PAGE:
What’s the problem?

The distractions we live with day to day can separate us from the present moment.  As we experience these distractions more and more, we lose, or at least weaken, our ability to be present now, where we find ourselves.  And although we all experience this separation, it can be even more of a problem for our college students.

For instance, several studies have indicated some alarming statistics about students and their phones. One study suggests that students check their phones on average every 11 minutes.  Another found that students check their phones 11.43 times each day while they are in class.  Still another study found that 40% of students said they would be incapable of going more than 10 minutes without checking their phones.  So clearly students are attached to their phones, to their social media, to their texts.  And in reality, so are many of their parents.

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College Parents in 2016: Where Do You Fit?

In June 2016, College Parents of America, a membership organization designed to assist college parents, conducted their latest survey of college parents.  College Parents of America gathered information from 510 parents through their subscribers and other internet channels.  According to the CPA website, the new survey showed that “college parents are an important source of support for increasing student success and college completion.”  We couldn’t agree more.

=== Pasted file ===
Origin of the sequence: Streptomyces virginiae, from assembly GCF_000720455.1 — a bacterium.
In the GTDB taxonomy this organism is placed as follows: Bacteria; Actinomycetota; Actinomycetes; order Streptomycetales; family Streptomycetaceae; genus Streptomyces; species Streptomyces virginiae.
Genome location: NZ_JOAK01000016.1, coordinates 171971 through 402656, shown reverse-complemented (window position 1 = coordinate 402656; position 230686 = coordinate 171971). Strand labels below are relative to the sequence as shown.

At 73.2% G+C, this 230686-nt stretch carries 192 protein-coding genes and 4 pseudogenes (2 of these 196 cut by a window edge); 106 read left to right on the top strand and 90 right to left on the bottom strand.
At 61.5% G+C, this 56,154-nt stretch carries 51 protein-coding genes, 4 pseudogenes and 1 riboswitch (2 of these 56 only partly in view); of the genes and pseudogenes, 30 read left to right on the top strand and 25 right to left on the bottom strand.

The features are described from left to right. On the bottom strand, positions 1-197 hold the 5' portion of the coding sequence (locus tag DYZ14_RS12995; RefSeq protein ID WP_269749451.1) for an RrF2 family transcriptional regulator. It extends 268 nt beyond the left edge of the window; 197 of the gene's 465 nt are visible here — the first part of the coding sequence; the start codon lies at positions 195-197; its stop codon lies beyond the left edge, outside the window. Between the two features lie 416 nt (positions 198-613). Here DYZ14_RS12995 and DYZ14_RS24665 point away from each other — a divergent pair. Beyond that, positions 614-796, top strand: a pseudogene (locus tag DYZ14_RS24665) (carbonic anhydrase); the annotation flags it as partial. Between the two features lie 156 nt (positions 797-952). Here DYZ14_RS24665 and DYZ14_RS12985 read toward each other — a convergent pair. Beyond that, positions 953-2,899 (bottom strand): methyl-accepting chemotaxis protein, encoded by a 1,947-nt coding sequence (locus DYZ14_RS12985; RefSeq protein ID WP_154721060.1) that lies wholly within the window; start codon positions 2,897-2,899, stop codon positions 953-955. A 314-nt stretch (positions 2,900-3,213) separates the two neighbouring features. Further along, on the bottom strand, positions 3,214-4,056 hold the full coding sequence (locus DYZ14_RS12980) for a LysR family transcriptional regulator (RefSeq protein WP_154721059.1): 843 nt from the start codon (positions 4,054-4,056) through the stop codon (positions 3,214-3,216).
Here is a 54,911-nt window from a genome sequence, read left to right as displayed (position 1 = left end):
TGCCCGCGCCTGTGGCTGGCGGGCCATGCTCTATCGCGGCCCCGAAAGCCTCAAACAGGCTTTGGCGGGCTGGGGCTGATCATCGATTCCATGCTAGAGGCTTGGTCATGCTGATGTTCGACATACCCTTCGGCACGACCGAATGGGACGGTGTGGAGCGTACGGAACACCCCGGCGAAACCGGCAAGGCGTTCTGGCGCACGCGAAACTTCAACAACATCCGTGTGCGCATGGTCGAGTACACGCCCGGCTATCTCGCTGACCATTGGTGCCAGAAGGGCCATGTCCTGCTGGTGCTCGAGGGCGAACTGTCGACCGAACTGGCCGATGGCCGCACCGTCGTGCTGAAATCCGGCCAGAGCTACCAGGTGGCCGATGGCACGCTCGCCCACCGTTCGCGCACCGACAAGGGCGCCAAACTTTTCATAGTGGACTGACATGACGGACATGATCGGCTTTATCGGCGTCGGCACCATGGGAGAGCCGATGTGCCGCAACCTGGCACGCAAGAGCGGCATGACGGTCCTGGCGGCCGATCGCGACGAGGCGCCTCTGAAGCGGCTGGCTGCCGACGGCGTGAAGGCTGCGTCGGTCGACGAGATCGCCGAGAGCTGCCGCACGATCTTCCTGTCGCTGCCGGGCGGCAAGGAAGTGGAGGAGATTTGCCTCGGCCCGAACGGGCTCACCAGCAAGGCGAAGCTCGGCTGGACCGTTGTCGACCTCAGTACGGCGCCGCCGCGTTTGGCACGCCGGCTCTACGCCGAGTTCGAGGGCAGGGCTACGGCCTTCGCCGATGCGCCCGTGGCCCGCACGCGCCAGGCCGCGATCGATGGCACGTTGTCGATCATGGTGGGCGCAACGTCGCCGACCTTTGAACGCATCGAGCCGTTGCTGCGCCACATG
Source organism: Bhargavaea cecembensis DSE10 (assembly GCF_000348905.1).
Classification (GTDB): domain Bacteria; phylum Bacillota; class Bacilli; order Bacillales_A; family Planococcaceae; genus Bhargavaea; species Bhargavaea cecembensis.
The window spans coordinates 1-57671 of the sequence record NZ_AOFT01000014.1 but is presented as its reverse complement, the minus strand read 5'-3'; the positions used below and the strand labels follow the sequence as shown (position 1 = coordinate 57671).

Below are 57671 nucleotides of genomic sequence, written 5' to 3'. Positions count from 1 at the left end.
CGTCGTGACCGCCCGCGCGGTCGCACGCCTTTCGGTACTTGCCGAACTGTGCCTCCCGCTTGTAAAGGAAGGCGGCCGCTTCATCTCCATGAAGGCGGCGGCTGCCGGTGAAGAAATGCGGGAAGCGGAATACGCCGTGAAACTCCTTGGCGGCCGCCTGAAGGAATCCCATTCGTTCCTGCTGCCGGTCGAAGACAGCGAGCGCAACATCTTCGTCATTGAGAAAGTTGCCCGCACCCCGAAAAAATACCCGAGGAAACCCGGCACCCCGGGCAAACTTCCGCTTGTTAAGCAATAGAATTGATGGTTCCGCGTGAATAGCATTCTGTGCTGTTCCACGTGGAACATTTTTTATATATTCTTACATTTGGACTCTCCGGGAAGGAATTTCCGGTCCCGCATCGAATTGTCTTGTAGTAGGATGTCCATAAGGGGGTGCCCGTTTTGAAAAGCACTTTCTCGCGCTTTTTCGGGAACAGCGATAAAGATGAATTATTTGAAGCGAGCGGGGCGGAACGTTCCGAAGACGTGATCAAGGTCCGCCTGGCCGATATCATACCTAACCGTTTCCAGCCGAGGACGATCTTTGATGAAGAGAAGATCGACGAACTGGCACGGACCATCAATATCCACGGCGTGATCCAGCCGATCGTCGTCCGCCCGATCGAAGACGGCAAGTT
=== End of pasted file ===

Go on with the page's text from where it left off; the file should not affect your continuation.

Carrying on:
Parent involvement

This survey clearly demonstrates that parents are, or at least hope to be, involved in their student’s college life.  More than two thirds of parents responding said they plan to participate in family events such as move-in, orientation, or family weekend. Thirty-six percent said they communicate or plan to communicate with their student at least daily.  Although the college parents responding to this survey may be a somewhat self-selecting group, parents, on the whole, want to be involved.  Approximately 40% of parents responding said that their student attends college more than 4 hours away from home, so involvement for these parents may be different.

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College Parent Portal: Not Necessarily An Open Door for Everyone